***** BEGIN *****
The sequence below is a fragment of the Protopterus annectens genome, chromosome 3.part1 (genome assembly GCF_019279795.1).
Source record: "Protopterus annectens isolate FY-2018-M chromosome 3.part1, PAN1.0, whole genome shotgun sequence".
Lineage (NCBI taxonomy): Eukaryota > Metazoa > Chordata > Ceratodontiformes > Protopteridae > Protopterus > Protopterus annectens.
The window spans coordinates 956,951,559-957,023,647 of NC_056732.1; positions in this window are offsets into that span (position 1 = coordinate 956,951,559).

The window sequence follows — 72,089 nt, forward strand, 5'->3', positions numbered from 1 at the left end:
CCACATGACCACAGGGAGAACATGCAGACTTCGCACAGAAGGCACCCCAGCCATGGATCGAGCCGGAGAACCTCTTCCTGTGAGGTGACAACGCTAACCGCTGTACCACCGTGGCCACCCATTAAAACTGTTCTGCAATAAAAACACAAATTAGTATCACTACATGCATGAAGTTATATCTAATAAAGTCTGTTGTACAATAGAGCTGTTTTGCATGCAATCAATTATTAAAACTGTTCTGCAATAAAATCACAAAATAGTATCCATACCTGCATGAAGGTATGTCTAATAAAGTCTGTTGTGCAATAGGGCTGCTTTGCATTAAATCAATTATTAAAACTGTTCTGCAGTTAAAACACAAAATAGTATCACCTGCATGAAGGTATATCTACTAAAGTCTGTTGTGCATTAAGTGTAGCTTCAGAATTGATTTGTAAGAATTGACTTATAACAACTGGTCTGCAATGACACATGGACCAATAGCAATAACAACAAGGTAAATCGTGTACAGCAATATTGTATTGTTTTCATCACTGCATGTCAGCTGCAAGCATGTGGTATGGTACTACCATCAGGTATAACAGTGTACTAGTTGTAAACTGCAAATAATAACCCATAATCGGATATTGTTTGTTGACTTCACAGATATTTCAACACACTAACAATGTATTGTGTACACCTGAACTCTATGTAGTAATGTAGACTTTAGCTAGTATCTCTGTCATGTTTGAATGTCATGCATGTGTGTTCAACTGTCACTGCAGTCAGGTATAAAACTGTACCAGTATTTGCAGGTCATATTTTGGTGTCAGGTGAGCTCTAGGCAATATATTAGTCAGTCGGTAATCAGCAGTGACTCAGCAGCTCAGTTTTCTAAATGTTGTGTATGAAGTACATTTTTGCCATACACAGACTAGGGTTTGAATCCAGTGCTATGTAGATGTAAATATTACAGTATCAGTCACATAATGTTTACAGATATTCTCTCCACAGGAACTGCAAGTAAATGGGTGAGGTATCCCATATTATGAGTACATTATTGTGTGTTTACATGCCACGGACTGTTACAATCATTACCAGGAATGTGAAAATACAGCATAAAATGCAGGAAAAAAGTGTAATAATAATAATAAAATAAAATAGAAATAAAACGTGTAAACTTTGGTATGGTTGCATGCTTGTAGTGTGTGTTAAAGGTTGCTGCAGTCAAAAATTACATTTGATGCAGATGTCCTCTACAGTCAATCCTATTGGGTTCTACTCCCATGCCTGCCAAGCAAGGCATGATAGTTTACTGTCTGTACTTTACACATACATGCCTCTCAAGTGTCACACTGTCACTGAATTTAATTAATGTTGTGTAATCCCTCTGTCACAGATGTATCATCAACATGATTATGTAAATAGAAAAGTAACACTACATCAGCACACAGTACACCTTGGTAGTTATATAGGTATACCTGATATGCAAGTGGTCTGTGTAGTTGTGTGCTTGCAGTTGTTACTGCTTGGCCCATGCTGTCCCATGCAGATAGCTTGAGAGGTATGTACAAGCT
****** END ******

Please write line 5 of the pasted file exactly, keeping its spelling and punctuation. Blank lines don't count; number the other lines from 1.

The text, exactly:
The window sequence follows — 72,089 nt, forward strand, 5'->3', positions numbered from 1 at the left end: